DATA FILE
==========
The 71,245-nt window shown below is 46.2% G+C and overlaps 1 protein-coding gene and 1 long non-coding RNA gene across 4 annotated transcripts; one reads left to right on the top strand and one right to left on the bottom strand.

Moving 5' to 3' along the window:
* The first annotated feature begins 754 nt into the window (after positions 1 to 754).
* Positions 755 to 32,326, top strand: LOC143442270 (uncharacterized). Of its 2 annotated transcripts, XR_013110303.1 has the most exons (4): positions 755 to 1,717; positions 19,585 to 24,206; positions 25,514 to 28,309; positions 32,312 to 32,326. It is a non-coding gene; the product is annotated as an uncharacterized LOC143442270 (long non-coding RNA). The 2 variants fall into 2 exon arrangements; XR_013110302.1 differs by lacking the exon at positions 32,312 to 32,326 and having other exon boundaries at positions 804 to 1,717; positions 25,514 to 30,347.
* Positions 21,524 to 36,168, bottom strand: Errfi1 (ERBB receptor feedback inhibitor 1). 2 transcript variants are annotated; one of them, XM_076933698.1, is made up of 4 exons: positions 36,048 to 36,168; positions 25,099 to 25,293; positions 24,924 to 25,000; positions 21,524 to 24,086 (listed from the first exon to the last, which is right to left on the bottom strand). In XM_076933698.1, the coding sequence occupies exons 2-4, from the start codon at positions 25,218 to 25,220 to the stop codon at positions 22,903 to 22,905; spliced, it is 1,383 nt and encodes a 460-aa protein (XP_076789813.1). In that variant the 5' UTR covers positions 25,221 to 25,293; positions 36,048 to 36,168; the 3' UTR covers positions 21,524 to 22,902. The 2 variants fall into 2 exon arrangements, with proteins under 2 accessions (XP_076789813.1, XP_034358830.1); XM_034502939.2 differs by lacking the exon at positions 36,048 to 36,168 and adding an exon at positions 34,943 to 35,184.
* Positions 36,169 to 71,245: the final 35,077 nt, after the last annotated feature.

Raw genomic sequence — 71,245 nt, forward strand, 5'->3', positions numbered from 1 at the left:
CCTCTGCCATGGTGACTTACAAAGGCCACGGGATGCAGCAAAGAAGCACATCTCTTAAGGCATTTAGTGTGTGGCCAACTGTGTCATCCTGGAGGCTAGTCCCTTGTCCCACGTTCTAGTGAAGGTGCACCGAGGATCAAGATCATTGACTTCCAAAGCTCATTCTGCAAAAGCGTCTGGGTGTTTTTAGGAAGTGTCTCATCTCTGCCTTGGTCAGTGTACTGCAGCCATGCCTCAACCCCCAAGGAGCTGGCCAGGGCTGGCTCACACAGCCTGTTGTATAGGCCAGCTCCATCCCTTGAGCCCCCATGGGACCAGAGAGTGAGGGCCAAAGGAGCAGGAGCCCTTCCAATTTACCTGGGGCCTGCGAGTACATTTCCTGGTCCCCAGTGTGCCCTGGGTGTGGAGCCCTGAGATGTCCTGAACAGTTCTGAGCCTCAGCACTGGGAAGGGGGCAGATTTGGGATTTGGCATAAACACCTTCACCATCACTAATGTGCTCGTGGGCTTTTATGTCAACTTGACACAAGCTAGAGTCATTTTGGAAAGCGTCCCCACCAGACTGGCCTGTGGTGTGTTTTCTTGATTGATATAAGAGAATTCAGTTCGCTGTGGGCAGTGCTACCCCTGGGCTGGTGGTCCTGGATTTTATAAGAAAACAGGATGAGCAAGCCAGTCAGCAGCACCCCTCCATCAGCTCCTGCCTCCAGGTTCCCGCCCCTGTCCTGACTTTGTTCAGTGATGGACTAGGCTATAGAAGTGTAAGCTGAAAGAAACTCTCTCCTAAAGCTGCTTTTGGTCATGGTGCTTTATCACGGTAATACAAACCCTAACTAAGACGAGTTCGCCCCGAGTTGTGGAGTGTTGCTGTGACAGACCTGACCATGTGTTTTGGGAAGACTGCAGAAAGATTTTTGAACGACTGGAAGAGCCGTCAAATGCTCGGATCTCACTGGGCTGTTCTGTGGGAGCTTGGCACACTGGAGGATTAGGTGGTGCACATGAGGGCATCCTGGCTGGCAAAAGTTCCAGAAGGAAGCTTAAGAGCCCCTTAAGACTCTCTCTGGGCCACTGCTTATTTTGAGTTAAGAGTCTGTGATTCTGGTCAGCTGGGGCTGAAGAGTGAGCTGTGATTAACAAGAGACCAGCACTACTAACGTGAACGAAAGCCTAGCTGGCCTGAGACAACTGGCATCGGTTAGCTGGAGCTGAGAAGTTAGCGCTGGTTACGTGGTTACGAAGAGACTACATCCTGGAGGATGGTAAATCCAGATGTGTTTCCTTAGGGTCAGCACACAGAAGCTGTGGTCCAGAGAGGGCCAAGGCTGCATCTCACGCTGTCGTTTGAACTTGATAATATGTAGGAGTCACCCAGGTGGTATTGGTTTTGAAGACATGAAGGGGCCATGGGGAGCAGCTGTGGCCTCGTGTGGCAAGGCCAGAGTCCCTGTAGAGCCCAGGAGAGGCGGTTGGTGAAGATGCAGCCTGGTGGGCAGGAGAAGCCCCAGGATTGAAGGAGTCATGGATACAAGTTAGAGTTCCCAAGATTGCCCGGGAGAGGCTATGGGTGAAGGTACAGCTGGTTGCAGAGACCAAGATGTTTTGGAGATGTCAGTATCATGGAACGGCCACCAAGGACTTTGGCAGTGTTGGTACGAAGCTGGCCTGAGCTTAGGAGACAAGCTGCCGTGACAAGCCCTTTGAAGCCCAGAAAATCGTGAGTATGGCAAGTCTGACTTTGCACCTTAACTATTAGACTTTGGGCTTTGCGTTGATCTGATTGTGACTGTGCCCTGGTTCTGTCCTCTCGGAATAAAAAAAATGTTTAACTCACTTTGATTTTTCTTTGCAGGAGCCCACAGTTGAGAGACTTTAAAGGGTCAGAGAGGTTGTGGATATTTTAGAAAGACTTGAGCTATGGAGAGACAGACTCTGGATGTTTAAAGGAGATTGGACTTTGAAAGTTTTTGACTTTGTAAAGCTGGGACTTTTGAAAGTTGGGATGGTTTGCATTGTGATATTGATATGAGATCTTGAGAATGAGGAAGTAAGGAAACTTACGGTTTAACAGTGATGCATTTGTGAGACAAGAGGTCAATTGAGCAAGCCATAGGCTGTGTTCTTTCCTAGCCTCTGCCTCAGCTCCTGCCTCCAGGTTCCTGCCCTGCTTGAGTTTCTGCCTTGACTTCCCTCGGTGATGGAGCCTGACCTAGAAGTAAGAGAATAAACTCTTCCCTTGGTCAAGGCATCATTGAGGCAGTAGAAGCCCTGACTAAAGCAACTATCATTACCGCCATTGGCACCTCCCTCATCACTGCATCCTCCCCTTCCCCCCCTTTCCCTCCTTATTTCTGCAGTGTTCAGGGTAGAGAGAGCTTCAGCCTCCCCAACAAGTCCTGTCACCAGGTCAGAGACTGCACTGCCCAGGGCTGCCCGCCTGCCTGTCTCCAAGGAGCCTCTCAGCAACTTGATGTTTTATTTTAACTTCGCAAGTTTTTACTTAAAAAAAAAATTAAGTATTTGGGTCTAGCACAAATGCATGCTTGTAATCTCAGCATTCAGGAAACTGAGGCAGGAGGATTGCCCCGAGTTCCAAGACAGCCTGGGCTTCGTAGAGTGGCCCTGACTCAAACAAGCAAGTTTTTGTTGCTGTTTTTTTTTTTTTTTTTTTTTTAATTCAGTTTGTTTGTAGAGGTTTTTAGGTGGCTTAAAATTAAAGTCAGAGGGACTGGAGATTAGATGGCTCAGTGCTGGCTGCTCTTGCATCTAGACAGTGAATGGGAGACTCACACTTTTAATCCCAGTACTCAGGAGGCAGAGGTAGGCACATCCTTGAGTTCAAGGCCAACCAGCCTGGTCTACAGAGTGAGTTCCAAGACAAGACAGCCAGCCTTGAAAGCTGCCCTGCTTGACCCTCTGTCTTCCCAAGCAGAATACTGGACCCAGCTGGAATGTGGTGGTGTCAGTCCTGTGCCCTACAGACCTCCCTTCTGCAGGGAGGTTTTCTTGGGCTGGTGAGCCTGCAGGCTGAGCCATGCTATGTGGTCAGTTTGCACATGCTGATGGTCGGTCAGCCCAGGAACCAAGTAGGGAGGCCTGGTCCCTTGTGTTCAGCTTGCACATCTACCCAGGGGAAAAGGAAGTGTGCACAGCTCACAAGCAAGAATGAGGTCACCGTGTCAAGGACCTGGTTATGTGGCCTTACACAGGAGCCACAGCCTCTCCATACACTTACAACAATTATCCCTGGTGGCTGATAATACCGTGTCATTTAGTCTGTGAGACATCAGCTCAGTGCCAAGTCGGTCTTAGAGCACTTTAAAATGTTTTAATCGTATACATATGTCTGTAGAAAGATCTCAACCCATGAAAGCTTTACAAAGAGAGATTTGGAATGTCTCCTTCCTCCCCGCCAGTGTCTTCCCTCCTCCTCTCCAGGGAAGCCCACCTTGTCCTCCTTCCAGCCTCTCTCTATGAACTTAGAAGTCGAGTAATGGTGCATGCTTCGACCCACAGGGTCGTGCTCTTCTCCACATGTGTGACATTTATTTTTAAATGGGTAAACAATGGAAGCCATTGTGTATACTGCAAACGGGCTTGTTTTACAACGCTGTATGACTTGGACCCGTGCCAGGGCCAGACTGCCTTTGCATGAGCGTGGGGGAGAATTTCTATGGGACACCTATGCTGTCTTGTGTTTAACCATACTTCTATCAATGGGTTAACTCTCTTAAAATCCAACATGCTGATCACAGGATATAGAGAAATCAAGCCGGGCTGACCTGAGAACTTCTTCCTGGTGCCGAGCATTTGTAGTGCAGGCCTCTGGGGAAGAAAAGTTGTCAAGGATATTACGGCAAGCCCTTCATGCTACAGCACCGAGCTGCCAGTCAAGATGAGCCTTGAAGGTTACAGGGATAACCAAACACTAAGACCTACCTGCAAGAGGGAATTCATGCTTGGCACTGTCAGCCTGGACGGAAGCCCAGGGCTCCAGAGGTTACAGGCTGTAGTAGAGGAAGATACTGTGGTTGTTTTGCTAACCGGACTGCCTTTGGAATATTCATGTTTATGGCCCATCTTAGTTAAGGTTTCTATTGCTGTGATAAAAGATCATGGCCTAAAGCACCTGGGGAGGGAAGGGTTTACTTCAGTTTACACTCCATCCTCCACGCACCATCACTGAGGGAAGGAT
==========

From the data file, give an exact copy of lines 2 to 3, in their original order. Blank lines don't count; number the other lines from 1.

Moving 5' to 3' along the window:
* The first annotated feature begins 754 nt into the window (after positions 1 to 754).